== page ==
Trade groups back challenge to new PF rules

Five separate amicus briefs extend, underline arguments against most sweeping changes since Dodd-Frank.

Six more trade groups have joined the battle against the SEC’s sweeping new private funds rules, filing five separate amicus briefs urging federal appellate judges to set the new regulations aside.

The US Chamber of Commerce, the Committee on Capital Markets Regulation, the Investor Choice Advocates Network and the Alternative Investments Association, the New Civil Liberties Alliance and SIFMA have combined to file five briefs in support of private funds’ advocates lawsuit against the new rules, filed in the US Court of Appeals for the Fifth Circuit.

A divided commission adopted the new private funds rules in August. Among other things, the new rules require registered private fund managers to obtain fairness opinions on secondaries deals they lead, to distribute quarterly expense reports to investors and to conduct yearly compliance reviews. The rules also require all private funds – registered or not – to disclose side letter terms to their investors and to obtain investors’ informed consent before charging exams and investigatory expenses to a fund, charging non-pro-rata fees, opening credit lines or borrowing from a fund’s clients, or reducing claw backs to offset taxes. Combined, the new rules are the most drastic change to private fund regulation since Dodd-Frank took effect.

Five briefs

Within days of the SEC’s vote on the new rules, six trade associations – the National Association of Private Fund Managers, the Alternative Investment Management Association, the American Investment Council, the Loan Syndications and Trading Association, the Managed Funds Association and the National Venture Capital Association – filed suit in Texas to vacate them.

The Fifth Circuit covers Texas, Louisiana and Mississippi. Advocates chose it because it has a long history of hostility to regulatory “overreach.”

The trade groups claim the commission overstepped its Congressional authority. Two elements of the new rules are especially irksome to industry. One is “guidance” language that implies accelerated monitoring fees and indemnification clauses are per se violations of a private fund managers’ fiduciary duties. The other is the commission’s reliance on Sec 211(h) of the Investment Advisers Act, modified by Dodd-Frank.

Five arguments

In the five new amicus briefs, other industry groups expand the arguments against the new rules:

  • The chamber’s brief stresses the commission’s Congressional authority and says the new rules needlessly will disrupt a system that’s working well. “The Commission replaces the successful regime that has persisted since the passage of the Investment Advisers Act of 1940 and the Investment Company Act of 1940 with a prescriptive regime that would needlessly change the market and harm the ability of highly sophisticated investors and advisers to negotiate mutually agreeable terms,” Dechert partner Steven Engel writes for his team.
  • The Committee on Capital Markets Regulation says the SEC and its chairman, Gary Gensler, are preceding from a “false assumption” that private markets are in dire need of more competition. “Indeed, the data and other objective evidence clearly indicate that the US private-funds market is neither uncompetitive nor affected by market failures,” Allen & Overy partner C Wallace DeWitt writes. “On the contrary, the private-funds market is highly competitive and becoming more competitive. Chair Gensler’s and the SEC’s fundamental policy rationale for the Final Rule is therefore fatally flawed. Moreover, and most importantly for this Court, the Final Rule is also a violation of US federal law.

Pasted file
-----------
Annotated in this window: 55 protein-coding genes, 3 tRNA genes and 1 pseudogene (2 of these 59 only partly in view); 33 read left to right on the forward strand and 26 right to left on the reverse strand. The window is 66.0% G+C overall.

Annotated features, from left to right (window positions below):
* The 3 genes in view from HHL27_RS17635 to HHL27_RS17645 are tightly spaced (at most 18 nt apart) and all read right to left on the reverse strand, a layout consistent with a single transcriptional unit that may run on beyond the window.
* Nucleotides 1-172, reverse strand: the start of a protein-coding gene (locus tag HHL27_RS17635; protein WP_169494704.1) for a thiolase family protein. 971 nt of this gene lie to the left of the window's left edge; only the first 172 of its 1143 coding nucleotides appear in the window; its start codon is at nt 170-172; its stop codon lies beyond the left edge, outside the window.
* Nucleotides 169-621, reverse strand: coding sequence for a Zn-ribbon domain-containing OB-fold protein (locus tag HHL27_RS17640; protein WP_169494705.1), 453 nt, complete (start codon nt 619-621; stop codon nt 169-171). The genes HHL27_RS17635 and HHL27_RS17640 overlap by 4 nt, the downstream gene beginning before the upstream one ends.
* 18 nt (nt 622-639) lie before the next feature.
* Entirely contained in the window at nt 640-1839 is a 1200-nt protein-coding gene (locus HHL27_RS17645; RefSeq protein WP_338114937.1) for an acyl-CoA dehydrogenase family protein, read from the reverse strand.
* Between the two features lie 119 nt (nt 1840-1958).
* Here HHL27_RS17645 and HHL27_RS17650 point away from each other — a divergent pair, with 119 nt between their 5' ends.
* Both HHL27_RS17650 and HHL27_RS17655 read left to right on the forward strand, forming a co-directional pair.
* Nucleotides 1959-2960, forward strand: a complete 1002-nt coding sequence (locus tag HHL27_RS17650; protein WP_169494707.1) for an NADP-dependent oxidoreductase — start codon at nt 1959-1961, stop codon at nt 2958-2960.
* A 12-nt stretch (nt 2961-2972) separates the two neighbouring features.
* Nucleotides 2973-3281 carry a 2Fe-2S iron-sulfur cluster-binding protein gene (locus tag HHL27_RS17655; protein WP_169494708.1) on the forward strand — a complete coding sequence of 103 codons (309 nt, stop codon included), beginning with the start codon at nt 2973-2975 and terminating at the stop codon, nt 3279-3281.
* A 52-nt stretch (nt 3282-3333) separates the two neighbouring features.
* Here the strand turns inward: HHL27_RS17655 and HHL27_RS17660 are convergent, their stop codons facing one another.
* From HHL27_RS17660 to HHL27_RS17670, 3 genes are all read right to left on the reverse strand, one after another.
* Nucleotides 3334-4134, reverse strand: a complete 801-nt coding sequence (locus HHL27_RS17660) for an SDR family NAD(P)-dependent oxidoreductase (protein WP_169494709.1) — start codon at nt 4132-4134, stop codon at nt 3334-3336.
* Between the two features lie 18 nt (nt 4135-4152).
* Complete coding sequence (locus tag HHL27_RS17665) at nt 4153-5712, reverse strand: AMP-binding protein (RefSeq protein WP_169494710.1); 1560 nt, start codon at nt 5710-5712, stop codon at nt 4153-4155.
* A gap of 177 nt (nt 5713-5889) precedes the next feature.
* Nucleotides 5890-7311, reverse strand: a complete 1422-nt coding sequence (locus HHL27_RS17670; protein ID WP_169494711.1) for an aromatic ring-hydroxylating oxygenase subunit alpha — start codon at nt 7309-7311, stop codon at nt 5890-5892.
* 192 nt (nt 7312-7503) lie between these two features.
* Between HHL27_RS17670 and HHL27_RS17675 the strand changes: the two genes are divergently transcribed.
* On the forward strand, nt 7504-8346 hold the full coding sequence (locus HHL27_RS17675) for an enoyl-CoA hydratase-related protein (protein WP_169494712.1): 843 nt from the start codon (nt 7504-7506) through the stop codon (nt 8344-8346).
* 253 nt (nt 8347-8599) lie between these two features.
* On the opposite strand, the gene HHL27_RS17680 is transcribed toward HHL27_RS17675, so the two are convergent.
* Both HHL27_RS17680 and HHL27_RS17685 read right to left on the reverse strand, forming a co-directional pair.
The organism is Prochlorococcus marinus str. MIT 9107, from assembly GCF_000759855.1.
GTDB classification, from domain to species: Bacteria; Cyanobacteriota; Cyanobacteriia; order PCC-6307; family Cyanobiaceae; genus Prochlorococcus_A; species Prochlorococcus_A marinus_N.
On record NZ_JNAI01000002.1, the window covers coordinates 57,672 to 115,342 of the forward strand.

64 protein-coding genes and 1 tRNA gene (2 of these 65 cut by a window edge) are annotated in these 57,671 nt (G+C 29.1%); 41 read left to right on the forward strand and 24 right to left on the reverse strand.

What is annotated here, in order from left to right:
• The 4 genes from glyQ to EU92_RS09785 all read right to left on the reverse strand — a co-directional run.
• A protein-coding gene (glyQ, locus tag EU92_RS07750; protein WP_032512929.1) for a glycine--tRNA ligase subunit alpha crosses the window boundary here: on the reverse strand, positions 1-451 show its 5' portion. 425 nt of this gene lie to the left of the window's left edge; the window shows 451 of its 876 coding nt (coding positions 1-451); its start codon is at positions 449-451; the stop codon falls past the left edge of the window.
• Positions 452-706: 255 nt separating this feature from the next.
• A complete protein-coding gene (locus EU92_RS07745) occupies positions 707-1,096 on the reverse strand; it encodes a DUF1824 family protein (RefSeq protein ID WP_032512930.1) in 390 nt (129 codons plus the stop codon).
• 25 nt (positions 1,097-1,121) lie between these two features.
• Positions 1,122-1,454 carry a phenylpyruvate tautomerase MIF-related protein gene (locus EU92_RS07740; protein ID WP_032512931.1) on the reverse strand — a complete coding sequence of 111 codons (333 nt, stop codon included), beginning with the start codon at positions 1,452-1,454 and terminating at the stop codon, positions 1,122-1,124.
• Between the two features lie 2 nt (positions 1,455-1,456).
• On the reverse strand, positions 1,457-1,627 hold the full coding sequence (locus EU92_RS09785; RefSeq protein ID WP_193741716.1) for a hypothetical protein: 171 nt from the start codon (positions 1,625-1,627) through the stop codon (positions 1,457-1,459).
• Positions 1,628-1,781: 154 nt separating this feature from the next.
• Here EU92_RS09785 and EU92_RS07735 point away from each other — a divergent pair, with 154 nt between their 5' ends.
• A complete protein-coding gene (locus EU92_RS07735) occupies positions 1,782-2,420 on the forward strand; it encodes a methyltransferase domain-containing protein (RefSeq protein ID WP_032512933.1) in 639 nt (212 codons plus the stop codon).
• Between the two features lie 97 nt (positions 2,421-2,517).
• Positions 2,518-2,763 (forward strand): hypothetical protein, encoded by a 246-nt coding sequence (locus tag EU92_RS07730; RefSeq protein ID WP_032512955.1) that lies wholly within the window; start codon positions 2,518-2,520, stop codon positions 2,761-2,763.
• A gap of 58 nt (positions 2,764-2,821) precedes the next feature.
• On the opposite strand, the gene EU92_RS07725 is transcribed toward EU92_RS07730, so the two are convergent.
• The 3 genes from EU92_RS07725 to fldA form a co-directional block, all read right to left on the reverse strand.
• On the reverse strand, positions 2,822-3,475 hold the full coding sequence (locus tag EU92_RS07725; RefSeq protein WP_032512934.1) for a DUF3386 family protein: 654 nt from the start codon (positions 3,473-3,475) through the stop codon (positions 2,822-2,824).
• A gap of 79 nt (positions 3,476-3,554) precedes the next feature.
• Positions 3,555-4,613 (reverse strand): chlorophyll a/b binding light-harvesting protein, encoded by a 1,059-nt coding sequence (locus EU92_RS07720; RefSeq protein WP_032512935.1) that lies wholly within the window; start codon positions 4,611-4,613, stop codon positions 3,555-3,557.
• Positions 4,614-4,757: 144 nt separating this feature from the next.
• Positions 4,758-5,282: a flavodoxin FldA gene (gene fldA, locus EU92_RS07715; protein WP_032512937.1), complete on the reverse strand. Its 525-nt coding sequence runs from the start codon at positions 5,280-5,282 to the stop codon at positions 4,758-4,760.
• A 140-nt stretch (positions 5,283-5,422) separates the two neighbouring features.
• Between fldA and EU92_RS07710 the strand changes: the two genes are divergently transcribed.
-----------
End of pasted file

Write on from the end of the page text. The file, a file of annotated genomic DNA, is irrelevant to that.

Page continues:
• ICAN and the Alternative Investments Association say in their brief that the new rules are “an incredible, unwarranted interference in the ability of fund investors to choose contractual provisions that they prefer.” The rules, Paul Hastings’ partner Nicolas Morgan writes, impose “a one-size-fits-all set of contractual terms, substituting the Commission’s preferred fund contract terms for those that investors and fund managers might consensually agree upon.”
  • The New Civil Liberties Alliance and three law professors say the new rules are “a profoundly troubling assertion of administrative power and raises critically important issues of constitutional and administrative law.” The commission not only exceeded its legal authority in adopting the new rules and “thwarted Congressional design,” Alliance attorneys Russel Ryan and Mark Chenoweth Regulators also violated the Administrative Procedures Act by failing to “consider and address substantial reliance interests the new rule disrupted.”
  • SIFMA argues that the new rules run “contrary to Congress’s longstanding hands-off approach to offerings made to sophisticated investors.”
    “Congress has for decades preferred a contract-based model through which advisers, acting on behalf of private funds, negotiate mutually agreeable terms with sophisticated individual investors,” Mayer, Brown partners Nicole A. Saharsky and Carmen N. Longoria-Green claim in the brief. “But now the SEC has decided to upend that regime, which will hamstring private fund advisers and ultimately hurt the funds’ investors.”

The commission has until December 15 to file its own brief in the case. Amicus briefs in favor of the SEC’s position are due December 22. The trade groups’ reply brief is due January 22. Oral arguments have not been scheduled.